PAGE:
Despite fears, student blogging cautiously takes off

The power of blogs - the ability to publish into the real world, to participate in discussions without speaking up, and to collaborate with other students - is too good for some teachers to ignore.

Although many school districts are fearful of giving students unfettered access to the Internet, some innovative teachers are using Internet blogging to encourage students to write, reports The Seattle Times.

"Never in 25 years of teaching have I seen a more powerful motivator for writing than blogs. And that's because of the audience. Writing is not just taped on the refrigerator and then put in the recycle bin. It's out there for the world to see. Kids realize other people are reading what they write," said Mark Ahlness, at Seattle's Arbor Heights Elementary School.

Blogs have gotten a bad rap from many educational administrators fearful of exposing students to possible run-ins with pedophiles, and potential litigation from parents. But most schools have adequate filtering systems to protect students - and teachers, students and parents must be well-versed in the Internet safety protocols.

It's obvious that MySpace is a very huge phenomenon. The question posed by David Warlick, founder of the

Warlick says that students use blogs differently than adults.

"The work becomes a conversation instead of a one-way delivery of information," said Warlick, a former teacher and author of "Classroom Blogging: A Teacher's Guide to the Blogosphere."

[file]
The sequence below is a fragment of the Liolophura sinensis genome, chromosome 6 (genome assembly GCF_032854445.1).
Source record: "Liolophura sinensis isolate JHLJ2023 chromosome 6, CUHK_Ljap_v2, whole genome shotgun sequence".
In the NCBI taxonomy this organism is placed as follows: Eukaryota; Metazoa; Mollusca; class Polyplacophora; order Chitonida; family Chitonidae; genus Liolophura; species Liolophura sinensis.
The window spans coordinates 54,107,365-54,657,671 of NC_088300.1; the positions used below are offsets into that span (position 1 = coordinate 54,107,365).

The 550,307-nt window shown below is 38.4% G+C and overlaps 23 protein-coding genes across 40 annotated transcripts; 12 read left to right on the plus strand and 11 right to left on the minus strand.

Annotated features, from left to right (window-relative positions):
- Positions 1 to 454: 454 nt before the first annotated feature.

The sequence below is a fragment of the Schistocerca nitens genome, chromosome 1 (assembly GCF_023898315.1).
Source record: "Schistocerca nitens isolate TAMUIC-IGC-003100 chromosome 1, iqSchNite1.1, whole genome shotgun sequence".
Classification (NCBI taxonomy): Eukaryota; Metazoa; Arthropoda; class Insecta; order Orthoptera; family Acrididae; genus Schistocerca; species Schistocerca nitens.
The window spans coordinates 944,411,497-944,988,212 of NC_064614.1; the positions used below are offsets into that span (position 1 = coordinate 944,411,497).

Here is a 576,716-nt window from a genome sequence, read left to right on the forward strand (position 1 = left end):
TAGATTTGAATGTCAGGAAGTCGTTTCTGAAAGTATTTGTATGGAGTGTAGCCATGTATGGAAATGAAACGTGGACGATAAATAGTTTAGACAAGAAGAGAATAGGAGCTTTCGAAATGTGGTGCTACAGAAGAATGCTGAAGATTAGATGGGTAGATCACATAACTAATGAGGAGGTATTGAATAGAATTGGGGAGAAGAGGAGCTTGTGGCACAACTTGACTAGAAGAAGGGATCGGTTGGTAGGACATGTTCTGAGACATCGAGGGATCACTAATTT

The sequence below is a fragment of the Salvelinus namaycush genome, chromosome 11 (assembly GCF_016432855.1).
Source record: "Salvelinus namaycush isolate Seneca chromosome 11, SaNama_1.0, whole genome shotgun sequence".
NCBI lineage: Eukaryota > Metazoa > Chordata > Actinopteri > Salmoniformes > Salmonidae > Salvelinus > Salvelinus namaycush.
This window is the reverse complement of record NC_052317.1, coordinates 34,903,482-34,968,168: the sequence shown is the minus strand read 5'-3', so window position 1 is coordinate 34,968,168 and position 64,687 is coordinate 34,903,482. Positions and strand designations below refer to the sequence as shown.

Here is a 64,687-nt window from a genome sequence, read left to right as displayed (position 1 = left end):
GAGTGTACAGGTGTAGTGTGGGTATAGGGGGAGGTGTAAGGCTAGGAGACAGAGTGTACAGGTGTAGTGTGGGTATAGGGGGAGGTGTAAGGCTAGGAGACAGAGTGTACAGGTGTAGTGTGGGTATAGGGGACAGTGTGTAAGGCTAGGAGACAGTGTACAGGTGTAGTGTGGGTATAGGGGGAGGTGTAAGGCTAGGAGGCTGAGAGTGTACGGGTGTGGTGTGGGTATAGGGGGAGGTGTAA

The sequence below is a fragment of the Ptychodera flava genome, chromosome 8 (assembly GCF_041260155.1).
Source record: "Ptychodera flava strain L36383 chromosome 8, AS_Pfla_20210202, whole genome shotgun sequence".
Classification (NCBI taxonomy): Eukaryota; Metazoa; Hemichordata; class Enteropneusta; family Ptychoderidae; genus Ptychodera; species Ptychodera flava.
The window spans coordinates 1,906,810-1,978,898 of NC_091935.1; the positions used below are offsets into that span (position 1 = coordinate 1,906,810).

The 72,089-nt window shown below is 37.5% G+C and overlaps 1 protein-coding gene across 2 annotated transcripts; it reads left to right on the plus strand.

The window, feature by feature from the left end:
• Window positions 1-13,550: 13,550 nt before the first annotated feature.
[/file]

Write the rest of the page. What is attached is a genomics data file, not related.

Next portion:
Other teachers have had success by integrating blogs into current curricula. At Skyview Junior High School, a virtual book club elicited more participation than in-class discussions.

"Some students who might be reluctant to join a classroom discussion could feel more free to participate online. Students embraced the technology by making the blogs their own, with interesting designs, added music, etc.," said Bob Mueller, who runs the computer lab at the school.

Still, teachers and administrators often keep tight reins on how blogs are used and their connection to the Internet at large. Shannon Palermiti, a teacher at Sammamish's Samantha Smith Elementary School wants to make it clear that classroom blogging is not an academic version of MySpace.

"The type of blogging my students do is nothing like that. The students cannot add certain personal information and cannot add friends. Because of the way I have it set up, only people with our class password can view [student] blogs."

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